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Black powder and black powder suds

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Black powder and black powder suds

Old 07-01-2009, 08:34 AM
  #1  
Giant Nontypical
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Default Black powder and black powder suds

First we will look at the black powders.

Goex prior to late 2000 was more corrosive than the other brands on the market at that time. This was due to the grade of potassium nitrate they were using. Their long-time supplier folded in 2000 so they had to switch to potassium nitrate produced in Chile. Their long-time supplier had been shipping them a fertilizer grade of potassium nitrate while telling them it was a technical grade. They refused to listen to me when I told them that back in 1984. But at the same time they had no choice. There was no other U.S. producer of potassium nitrate they could buy from.
Then in 2001 they got their charcoal problem in hand. After they closed the Moosic plant their long-time charcoal supplier was pulling a fast one on them.

But as it stands now the major brands of BP, GOEX, Schuetzen and Swiss all use a grade of potassium nitrate where the chlorides are measured in parts per million.

On to the subs.
APP, Shockey's Gold, Pinnacle and Black Mag are based on ascorbic acid and potassium nitrate. Only Black Mag's patent shows the addition of potassium perchlorate. Which makes its residue more corrosive than the other 3. APP, Shockey's Gold and Pinnacle are all made by the same company. So there is really nothing that makes one really superior compared to the others.

Blackhorn 209 was handed to me. The mfg. claimed it was not a smokeless (nitrocellulose) powder. So I had at it in the kitchen with different solvents. Turned out TO BE a nitrocellulose powder with 17 parts of an unidentified chemical used to tone it down in the gun. The unknown chemical is highly soluble in water. I just saw no need to spend another day or two in the kitchen to identify it. And given the price per pound I figured it simply was out of the picture. After reading a post or two in this thread I might just take another look at the 17 parts of the unidentified water-soluble chemical and see if that would cause corrosion.


With Hodgdon we have Pyrodex and Triple Seven. The whole patented concept in Pyrodex was the use of sodium benzoate with potassium nitrate. But to get the two to react fast enough to make it a usefull firearm propellant they had to heave in something like 17 parts of potassium perchlorate. When the powder burns the potassium perchlorate simply gives up its oxygen and remains as potassium chloride. ANY chloride will be most corrosive in the gun. Does John Boy use Alantic Ocean water to clean his guns after a shoot?? I think not.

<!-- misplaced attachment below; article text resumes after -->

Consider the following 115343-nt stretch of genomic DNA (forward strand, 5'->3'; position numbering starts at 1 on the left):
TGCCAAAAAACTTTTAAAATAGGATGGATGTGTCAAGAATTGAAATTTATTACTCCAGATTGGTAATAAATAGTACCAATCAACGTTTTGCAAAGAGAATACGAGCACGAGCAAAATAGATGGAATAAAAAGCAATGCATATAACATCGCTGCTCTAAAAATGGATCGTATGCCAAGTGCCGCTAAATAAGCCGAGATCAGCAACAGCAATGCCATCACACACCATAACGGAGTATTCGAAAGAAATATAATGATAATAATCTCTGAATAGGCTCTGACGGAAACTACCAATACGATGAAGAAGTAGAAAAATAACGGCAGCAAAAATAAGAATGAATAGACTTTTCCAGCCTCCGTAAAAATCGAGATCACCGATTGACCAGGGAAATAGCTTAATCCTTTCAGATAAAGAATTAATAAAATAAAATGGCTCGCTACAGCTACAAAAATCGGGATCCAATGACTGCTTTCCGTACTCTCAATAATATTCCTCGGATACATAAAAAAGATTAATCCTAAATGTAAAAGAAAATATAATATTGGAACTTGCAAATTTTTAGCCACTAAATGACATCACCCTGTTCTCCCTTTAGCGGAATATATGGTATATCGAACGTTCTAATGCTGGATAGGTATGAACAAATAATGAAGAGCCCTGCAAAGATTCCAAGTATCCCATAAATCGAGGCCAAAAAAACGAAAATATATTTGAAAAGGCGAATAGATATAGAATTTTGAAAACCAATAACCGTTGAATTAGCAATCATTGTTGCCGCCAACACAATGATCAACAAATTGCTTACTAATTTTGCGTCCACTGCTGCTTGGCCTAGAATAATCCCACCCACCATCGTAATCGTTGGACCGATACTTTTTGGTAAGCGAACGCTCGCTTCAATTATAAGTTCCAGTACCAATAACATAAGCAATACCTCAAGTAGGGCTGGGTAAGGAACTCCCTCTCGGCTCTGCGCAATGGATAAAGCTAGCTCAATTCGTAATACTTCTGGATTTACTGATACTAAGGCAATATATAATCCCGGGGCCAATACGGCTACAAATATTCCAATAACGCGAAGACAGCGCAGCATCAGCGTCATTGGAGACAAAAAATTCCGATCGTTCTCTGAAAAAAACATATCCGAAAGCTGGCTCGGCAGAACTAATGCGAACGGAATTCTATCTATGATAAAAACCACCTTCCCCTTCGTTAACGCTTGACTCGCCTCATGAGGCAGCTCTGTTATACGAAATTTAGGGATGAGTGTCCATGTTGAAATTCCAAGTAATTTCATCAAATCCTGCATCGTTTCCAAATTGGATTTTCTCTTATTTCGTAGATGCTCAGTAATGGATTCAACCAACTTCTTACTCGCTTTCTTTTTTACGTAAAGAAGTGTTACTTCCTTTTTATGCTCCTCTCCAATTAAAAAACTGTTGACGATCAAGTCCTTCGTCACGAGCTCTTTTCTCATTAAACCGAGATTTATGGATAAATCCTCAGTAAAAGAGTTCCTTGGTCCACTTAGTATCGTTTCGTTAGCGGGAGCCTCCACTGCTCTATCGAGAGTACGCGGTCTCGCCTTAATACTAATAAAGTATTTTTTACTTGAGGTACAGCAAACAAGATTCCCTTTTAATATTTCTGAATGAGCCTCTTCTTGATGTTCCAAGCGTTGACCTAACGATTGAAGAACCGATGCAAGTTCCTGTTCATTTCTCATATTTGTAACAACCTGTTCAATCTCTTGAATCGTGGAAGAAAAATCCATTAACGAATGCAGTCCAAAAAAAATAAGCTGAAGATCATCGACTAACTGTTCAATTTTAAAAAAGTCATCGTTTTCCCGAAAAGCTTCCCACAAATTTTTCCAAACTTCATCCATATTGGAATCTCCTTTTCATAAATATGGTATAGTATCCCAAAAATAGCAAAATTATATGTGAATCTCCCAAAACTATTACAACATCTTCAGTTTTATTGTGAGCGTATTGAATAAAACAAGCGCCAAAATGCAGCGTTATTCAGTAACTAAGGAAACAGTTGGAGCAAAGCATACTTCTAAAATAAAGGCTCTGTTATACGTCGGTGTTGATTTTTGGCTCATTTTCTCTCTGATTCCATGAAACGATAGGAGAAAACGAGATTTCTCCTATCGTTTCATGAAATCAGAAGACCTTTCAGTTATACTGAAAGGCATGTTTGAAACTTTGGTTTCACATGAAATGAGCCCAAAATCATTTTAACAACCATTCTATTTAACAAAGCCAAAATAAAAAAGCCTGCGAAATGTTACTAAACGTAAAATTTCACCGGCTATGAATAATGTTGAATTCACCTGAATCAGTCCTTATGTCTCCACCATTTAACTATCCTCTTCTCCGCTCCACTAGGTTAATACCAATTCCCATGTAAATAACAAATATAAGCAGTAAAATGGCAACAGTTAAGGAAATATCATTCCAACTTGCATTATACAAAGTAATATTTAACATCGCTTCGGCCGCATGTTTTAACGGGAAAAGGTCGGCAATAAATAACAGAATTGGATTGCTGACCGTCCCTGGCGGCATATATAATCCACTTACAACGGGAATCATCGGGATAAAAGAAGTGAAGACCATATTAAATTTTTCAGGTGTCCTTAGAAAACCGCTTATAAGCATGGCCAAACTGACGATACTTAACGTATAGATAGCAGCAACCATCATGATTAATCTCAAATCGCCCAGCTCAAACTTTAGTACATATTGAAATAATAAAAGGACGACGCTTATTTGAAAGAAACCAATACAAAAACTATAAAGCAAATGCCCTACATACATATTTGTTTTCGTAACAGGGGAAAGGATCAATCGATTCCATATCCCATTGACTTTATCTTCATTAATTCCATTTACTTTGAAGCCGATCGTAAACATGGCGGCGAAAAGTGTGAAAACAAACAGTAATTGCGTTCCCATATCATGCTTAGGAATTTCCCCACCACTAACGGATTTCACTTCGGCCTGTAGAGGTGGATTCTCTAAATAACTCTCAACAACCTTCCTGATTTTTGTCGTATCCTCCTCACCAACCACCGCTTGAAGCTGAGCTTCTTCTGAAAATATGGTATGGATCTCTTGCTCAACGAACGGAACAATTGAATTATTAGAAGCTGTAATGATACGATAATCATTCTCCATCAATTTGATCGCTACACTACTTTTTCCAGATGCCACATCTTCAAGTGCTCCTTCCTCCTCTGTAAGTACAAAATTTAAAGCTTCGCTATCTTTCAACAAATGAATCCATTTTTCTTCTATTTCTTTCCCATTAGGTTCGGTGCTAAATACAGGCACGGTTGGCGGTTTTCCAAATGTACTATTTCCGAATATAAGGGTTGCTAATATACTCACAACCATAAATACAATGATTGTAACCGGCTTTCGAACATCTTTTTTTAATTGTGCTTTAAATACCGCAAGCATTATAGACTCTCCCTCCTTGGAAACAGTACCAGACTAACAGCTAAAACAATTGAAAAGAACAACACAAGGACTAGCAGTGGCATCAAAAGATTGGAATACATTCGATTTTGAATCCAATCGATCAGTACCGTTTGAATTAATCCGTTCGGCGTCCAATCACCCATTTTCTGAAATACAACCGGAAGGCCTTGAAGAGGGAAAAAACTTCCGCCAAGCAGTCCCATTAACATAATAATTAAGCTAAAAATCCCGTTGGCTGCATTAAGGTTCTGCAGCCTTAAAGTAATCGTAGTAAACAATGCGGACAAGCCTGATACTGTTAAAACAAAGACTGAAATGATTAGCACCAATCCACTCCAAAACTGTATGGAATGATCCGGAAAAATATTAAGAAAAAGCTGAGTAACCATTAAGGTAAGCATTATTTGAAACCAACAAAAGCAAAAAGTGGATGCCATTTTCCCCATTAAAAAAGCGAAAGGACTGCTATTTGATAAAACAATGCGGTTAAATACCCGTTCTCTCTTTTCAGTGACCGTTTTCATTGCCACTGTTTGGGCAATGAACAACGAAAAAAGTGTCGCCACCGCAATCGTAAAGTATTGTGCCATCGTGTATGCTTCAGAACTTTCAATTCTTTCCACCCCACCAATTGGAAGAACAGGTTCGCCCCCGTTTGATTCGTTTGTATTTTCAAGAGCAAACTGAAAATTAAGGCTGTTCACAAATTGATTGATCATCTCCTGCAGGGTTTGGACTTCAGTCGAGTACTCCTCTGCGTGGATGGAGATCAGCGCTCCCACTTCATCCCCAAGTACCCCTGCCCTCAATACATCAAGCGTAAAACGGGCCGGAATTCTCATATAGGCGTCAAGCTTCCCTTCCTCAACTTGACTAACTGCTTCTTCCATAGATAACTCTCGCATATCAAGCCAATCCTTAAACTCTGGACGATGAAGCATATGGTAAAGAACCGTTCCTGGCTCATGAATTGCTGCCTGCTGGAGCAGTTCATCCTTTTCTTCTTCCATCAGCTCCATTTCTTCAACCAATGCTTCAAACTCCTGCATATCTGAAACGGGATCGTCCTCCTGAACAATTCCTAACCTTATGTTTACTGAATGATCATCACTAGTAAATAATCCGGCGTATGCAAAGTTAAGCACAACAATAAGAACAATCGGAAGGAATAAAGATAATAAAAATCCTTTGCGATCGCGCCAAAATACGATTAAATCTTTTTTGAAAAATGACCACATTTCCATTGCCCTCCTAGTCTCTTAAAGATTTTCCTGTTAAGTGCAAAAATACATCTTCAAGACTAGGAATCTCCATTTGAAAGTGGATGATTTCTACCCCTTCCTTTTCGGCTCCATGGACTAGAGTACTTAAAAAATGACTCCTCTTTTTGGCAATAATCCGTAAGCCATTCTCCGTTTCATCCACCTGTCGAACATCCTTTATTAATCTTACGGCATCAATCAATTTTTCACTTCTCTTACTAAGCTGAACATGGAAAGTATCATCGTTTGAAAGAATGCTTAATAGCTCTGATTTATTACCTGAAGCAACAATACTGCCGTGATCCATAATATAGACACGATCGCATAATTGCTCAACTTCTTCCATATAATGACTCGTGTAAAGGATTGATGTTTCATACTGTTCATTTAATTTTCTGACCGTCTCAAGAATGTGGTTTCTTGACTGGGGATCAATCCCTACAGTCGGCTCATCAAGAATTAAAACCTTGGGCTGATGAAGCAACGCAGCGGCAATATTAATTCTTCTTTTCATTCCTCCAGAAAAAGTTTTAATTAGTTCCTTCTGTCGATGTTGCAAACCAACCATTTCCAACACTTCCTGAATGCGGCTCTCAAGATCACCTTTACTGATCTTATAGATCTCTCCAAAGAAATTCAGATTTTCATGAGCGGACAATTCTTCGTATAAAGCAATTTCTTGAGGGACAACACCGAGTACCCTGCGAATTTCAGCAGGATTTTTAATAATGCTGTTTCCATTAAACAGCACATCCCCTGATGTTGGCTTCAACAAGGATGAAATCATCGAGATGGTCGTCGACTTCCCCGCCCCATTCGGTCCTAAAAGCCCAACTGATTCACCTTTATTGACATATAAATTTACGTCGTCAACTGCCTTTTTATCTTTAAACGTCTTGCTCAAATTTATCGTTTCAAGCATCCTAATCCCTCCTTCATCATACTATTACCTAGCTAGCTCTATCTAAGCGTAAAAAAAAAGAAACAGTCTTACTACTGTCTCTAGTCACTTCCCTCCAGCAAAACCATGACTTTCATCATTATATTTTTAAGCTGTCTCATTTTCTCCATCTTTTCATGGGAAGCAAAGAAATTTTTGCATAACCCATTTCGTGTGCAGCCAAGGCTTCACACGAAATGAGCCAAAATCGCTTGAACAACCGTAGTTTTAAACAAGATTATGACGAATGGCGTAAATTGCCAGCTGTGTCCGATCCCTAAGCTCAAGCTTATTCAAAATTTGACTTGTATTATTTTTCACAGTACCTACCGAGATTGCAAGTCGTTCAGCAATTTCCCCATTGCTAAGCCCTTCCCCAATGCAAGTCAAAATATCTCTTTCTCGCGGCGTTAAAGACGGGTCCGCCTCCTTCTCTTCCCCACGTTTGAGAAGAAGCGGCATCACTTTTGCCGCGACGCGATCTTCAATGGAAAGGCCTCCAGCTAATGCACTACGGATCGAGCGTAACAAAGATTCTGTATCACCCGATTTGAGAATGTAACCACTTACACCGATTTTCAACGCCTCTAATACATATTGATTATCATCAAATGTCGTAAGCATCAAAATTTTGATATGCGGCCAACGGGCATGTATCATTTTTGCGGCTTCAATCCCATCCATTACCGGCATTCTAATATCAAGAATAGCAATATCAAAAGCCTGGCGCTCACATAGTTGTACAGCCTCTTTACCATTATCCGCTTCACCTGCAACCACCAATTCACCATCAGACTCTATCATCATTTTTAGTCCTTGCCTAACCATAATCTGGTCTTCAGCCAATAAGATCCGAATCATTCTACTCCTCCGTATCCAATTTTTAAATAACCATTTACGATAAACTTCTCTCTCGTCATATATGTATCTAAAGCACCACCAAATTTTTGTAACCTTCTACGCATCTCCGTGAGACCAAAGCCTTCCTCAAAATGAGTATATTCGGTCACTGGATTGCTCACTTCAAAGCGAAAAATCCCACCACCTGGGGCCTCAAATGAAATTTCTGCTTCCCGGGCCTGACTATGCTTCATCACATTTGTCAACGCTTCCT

Onto 777.
The patent on Pyrodex ran out a few years back. Then the in-line ML hunting crowd wanted faster powders. A big push came when the plastic sabots came into use in the in-line ML rifles. That 17 parts of potassium perchlorate that was converted to potassium chloride causes a lot of grief with tight fitting sabots. The little crystals of potassium chloride are scattered to the bore. When you would push a sabot down the bore the crystals would embed in the plastic. So you would reach a point where you could not get the sabot down onto the powder charge.

So what we see in 777 is a change to sodium dintitrobenzoate sulonate. Think of it as going up a notch in benzoates. This dinitrobenzoate is HIGHLY reactive with charcoal. So there is no need to heave in a bunch of potassium perchlorate to "strengthen" the powder. This makes 777 a lot LESS corrosive compared to Pyrodex. When I checked the 777 on brass plates there was no surface pitting of the brass as with Pyrodex. Hodgdon's MSDS for 777 shows potassium perchlorate. From what I saw in my steel plate and brass sheet corrosion tests I don't think it has any perchlorate in it.

With this development of 777 Hodgdon can claim that it is an improved version of Pyrodex. Makes getting it onto the market a lot cheaper than going through it as if it is an entirely new explosive composition.


The thing about potassium chloride corrosion in gun bores is that a lot of times the average shooter would never know it is happening. You can get a lot of micro-pitting of the bore which gives the surface of the metal a frosted look. This comes up to bite the shooter if the shooter switches to black powder. BP fouling will then act as if it is welded to the bore walls. Simply because the metal's surface is so rough and pitted.


Just keep in mind that ALL of these powders are based on potassium nitrate as a source of oxygen for powder combustion. As a result they produce potassium carbonate as a product of combustion. This "potash" is in itself slightly corrosive in the bore. Anything in the bore that will dissolve in water to form an electrolyte solution will be corrosive. So this gives all of these powders what might be called a baseline corrosiveness. Any chlorides present will enhance/increase this base level of corrosiveness. Potash itself will only cause a uniform shallow rusting of the surface metal. As soon as you add chlorides you can get pit corrosion that bites deep into the surface of the metal. be it steel gun barrels or fired brass cases.

This is a quote from a fellow named Lou Gram who posted it on an other forum to answer some questions after he checked it out chemically.
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Old 07-01-2009, 08:43 AM
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Giant Nontypical